Instead of devoting resources for general body upkeep, selection for bigger body size prioritizes resources for early growth. That is reflected in the fact that larger breeds of dogs suffer from more physical disorders from two years old forward (once they attain adult size). 

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    Further, mutations that increase body size in canines and laboratory mice also raise the risk of cancer. (3) 

    This association makes sense when we think that most cancers come from mutations that occur during cell division, with larger individuals having more cell divisions for those mutations to happen.

    The researchers suggest that these higher rates of cancer (abnormal cell growth) in larger dogs may result from an “evolutionary lag” in their natural defenses against cancer after we rapidly bred them to be larger.

    Da Silva thinks that the evidence points to larger breed canines having briefer lifespans thanks to the investment of resources into rapid growth rather than body maintenance. 

    This includes protection against cancer, such as fighting cancerous cells and repairing DNA copying errors.

    Let’s not forget the fact that larger dogs tend to have larger litters, which defends the life history optimization theory.

    This theory also suggests that, over some time, larger dog breeds should evolve better cancer defenses, longer lives, and smaller litters. A tradeoff that we, owners of large dog breeds, will be happy with. 

    It Seems Size Matters

    However true it might be that large mammals live longer, but smaller body sizes within a species are linked to slower aging and longer life. Dogs, as a species, have a considerable size range within different breeds,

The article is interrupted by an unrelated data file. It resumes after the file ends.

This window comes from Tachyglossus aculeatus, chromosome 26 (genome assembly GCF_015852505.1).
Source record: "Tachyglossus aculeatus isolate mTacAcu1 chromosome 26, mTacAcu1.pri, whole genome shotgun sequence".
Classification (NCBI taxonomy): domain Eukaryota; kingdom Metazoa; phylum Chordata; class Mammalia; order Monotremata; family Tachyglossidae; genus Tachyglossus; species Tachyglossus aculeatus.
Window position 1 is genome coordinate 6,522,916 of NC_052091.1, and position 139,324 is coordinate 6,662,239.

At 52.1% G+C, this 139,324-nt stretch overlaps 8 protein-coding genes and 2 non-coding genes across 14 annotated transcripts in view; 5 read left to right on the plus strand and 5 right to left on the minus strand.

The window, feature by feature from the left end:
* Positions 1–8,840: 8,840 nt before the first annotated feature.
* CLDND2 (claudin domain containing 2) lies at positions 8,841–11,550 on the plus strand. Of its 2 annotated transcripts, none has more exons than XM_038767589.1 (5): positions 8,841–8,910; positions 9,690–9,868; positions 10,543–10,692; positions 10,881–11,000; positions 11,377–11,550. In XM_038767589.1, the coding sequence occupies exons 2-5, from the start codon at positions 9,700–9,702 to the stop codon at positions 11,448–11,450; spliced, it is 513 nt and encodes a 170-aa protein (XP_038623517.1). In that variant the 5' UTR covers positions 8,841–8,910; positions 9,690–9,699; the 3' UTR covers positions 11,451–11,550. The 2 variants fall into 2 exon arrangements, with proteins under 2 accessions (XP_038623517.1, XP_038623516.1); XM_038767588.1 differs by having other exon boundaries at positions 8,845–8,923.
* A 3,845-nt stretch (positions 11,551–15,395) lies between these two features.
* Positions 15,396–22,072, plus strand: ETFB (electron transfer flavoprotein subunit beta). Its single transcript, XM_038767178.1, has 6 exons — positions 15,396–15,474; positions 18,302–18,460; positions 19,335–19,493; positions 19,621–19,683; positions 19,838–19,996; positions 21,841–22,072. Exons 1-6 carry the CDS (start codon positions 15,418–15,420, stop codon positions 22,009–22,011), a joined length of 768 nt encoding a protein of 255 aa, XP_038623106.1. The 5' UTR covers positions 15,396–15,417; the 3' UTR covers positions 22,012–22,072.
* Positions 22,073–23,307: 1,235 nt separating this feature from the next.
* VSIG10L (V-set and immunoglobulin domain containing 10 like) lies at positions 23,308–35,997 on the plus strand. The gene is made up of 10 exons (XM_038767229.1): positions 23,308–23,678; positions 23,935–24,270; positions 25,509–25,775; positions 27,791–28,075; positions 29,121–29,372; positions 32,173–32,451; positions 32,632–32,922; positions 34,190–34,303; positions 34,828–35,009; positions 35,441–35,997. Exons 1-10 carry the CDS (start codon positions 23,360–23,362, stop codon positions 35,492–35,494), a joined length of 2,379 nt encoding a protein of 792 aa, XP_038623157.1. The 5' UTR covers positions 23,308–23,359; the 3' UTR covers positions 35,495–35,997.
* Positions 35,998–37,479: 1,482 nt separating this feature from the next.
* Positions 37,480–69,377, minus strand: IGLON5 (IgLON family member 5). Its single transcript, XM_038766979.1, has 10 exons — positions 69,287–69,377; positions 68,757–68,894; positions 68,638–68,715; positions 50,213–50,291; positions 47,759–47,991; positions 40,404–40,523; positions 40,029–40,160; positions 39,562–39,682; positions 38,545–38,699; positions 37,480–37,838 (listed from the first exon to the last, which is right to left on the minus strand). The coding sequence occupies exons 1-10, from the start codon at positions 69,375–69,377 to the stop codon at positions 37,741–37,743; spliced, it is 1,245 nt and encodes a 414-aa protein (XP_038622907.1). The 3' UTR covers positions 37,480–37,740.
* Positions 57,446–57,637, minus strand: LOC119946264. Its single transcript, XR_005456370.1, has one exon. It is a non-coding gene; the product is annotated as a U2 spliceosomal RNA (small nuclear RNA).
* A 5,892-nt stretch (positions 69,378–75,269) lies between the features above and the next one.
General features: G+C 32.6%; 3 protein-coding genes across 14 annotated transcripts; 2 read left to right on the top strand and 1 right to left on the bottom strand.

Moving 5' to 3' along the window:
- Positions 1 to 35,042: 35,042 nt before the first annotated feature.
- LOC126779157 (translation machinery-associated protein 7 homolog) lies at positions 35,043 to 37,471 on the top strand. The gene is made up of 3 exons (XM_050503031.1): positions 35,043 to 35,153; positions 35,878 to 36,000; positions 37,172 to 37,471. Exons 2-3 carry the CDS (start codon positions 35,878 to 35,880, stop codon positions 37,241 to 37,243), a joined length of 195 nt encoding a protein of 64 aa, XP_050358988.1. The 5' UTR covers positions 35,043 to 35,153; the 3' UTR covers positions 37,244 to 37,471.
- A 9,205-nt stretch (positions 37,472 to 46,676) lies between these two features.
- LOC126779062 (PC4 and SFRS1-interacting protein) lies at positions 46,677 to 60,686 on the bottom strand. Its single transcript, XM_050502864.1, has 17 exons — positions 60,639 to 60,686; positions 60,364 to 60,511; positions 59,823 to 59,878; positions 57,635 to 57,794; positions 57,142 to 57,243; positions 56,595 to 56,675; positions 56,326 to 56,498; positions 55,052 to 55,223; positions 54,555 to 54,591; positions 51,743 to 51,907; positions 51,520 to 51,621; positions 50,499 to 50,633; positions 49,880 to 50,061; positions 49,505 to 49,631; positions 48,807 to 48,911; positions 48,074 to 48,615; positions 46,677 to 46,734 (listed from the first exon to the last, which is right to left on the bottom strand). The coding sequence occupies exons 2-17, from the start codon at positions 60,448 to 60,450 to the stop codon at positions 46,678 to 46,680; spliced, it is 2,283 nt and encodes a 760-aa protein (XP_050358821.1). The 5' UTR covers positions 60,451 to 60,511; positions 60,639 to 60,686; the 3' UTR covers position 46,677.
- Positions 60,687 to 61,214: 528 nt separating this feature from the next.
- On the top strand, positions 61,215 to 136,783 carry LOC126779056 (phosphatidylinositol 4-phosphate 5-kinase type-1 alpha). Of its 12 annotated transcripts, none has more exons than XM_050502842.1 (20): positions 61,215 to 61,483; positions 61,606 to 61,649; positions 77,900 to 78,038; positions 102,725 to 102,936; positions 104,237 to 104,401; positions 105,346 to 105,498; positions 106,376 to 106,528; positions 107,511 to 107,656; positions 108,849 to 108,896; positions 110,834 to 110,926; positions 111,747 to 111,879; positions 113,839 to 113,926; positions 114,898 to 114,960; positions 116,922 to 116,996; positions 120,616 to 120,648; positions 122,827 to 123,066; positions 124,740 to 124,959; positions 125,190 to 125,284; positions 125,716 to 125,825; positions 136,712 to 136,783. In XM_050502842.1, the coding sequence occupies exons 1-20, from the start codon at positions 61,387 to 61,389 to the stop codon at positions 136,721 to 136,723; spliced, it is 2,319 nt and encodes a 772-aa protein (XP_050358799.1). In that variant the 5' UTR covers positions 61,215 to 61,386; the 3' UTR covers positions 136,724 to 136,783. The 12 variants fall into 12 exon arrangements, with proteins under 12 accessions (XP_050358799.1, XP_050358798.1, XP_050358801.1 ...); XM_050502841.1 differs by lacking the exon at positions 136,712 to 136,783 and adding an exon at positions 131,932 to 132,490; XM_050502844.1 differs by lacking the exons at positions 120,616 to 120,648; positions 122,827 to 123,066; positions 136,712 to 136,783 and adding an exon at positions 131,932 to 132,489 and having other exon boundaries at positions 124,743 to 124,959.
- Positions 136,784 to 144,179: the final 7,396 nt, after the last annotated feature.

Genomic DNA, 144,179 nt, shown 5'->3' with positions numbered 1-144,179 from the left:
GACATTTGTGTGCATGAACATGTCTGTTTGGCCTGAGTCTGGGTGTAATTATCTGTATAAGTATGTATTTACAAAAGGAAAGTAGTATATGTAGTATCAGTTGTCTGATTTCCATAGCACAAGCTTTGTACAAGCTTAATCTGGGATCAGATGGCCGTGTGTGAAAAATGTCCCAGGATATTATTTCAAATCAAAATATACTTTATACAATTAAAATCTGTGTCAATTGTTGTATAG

Cornelia Kraus is an evolutionary biologist at the University of Göttingen in Germany. She was the lead researcher of a major study of 74 breeds of dogs and more than 56,000 dogs in North American veterinary teaching hospitals. 

    Kraus has offered up an explanation that big dogs age faster, and “their lives seem to unwind in fast motion.”

    Dr. Silvan Urfer, a researcher at the University of Washington, conducted a large study, getting data on 169,000 canines who died or were euthanized within three years at U.S. veterinary clinics. (4)

    He found a connection between the breed of the dog and the age at death. Looking at giant breeds, the Great Pyrenees lived the Great Pyrenees longer (12 years) than the Great Danes (10 years).

    Dr. Urfer found during the study that small dogs had a longer lifespan (14.95 years); medium-size dogs lived an average of 14 years, while large dogs lived for 13.38 years. 

    The dog’s body size was the most critical variable in predicting lifespan, even more important than whether or not the dog was purebred and well-bred.


    If we look at the Journal of the American Animal Hospital Association, Dr. Urfer found that when comparing two pups with all other equal factors, the annual dental cleanings conducted by a veterinarian reduce the risk of death by almost 20 percent. 

    Dr. Urfer pinpointed that there could be an association between excellent dental health and good general health. 

    However, it might also be that dog owners taking care of their dog’s teeth would be more likely to deliver preventive veterinary supervision, contributing to a longer lifespan.